1. Buy a small battery-operated scooter, either to add to the existing petrol-operated two-wheeler or as a replacement. It costs around Rs22,000-Rs25,000 and, if you ride about 1,500km per month, you will easily recover the capital cost within 11-14 months. The recovery of capital cost is even faster – if you run a business of any sort, which requires home-delivery of small parcels or similar work, including office run-around. It doesn’t need registration and can be taken home for charging at residential electricity rates.
2. Line the ceiling of your car, the sun-facing windows, the roof of rooms where air-conditioners are used, with thermocol. At about Rs6-Rs10 per sheet, this is the most effective way of reducing power bills for cooling in summer, and heating in winters. These are available not just in white, but also translucent shades, for better natural light inside.
3. Consider taking the train, especially for routes that involve using toll roads and crossing state borders. Booking tickets over the Internet or using mobile phones is amazingly easy now – even up to a few hours before the train’s departure and en route reservations are managed with precision, which removes tension.
4. See how you can replace cooking gas with microwave as much as possible. I run a full kitchen in our company’s transit flats in Pune and Bangaluru without cooking gas and, barring rotis, we can cook almost everything including the most complicated of Indian recipes in a microwave oven with minimal cooking oil. The cost:benefits are almost 1:5, and the health benefits are immeasurable. No dealing with thieving gas agencies, either.
5. Walk about every now and then and switch off all stand-by power switches on things like televisions, ovens, microwaves, radios, stereos, etc. Just switching the television off at night, from the wall socket, will save you over Rs80 a month on your power bills. Your building society may not permit you to use the roof for solar solutions as yet, but you can certainly start by switching things off.
6. A decent solar-powered lamp, using LED bulbs, will cost you around Rs2,000, and will work on one day’s charge through three nights with light bright enough to study under. This means a monthly saving of about Rs150 per light. Assume you have three lights that need to be on through the night (staircase, bathroom and outside) and that’s a straight Rs400 saved per month. The replacement battery is nowadays the same as the one in your mobile phone, costs less than Rs150 and needs to be replaced after two-three years.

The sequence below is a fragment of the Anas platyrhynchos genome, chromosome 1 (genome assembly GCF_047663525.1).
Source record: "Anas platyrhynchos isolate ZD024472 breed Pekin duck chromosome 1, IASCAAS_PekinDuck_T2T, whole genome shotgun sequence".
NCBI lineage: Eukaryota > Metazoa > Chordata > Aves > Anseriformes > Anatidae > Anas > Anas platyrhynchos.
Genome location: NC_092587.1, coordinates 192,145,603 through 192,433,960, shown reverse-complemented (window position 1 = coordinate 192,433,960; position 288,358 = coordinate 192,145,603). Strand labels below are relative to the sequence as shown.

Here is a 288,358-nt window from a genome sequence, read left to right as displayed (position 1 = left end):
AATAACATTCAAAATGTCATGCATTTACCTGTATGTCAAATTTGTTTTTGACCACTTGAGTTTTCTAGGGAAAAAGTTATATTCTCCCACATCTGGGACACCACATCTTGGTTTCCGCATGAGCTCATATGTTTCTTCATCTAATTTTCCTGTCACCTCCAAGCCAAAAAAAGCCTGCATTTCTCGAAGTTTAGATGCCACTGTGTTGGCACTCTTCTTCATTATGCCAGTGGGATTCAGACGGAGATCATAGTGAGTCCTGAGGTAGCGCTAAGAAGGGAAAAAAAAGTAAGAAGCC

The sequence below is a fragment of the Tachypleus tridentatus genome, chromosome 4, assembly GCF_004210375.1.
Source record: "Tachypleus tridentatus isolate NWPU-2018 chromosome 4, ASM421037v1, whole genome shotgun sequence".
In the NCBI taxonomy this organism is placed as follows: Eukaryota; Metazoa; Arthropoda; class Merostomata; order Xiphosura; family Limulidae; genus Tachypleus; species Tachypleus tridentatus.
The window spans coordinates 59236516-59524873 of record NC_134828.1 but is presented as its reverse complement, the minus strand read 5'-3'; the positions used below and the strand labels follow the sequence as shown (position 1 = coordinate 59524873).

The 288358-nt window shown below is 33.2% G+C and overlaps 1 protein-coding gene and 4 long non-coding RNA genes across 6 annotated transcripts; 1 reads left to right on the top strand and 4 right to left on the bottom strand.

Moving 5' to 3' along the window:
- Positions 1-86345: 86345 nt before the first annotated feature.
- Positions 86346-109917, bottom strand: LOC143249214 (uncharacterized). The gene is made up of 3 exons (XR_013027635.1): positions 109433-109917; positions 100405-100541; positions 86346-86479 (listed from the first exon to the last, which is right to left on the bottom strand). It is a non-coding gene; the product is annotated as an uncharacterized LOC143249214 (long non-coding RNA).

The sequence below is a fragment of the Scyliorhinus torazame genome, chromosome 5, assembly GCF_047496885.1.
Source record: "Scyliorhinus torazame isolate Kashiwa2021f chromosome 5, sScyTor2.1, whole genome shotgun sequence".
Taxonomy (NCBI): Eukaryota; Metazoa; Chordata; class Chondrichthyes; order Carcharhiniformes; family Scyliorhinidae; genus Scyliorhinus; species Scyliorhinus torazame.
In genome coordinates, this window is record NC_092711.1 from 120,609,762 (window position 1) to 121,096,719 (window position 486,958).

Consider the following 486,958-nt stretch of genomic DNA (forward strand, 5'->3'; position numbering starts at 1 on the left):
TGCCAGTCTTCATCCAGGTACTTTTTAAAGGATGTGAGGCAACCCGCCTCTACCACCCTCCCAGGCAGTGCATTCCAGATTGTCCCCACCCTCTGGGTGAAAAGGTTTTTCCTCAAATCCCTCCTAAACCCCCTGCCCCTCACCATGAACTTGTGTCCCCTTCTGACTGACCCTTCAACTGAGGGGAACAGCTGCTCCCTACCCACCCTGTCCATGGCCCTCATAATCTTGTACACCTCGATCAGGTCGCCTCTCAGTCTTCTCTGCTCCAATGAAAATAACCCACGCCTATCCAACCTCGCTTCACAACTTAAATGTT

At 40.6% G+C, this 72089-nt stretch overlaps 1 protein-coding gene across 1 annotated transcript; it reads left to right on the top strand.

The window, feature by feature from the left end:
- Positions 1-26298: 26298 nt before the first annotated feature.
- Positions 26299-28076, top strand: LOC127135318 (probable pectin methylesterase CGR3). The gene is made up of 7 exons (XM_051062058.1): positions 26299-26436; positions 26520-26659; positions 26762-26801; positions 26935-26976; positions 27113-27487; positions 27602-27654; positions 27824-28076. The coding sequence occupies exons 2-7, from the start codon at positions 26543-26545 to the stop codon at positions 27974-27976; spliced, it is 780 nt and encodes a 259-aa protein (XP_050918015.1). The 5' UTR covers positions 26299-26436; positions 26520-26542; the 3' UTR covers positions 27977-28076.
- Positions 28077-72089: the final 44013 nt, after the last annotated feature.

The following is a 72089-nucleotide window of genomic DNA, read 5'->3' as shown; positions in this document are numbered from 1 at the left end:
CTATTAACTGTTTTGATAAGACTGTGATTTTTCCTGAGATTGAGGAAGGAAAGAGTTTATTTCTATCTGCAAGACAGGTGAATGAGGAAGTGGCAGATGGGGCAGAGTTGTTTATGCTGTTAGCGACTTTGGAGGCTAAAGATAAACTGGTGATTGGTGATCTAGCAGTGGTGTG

7. Keep air-filters clean in whichever utility it is fitted to; that can save around a third of costs. Cars, two-wheelers, air-conditioners, fridges – everything that draws air has a filter, which needs to be cleaned. In addition, keep tyre pressure to a couple of pounds more than suggested and see fuel economy go up, especially if you are in city-based, stop-go kind of fuel-sucking driving situation. Inflation is headed up and is no longer a number on a TV screen. It is a bigger hole in your bank balance as well as monthly spends. Saving and investing is one thing; managing expenses is another. Most of the solutions are already there. Reach for them.
[Veeresh Malik is founder/director of Pacific Shipping (1985) and Infonox Software (1999), and is very worried about rising costs impacting not just him, but his employees too.]
India’s need for power is huge and so is the demand for various products and small equipment...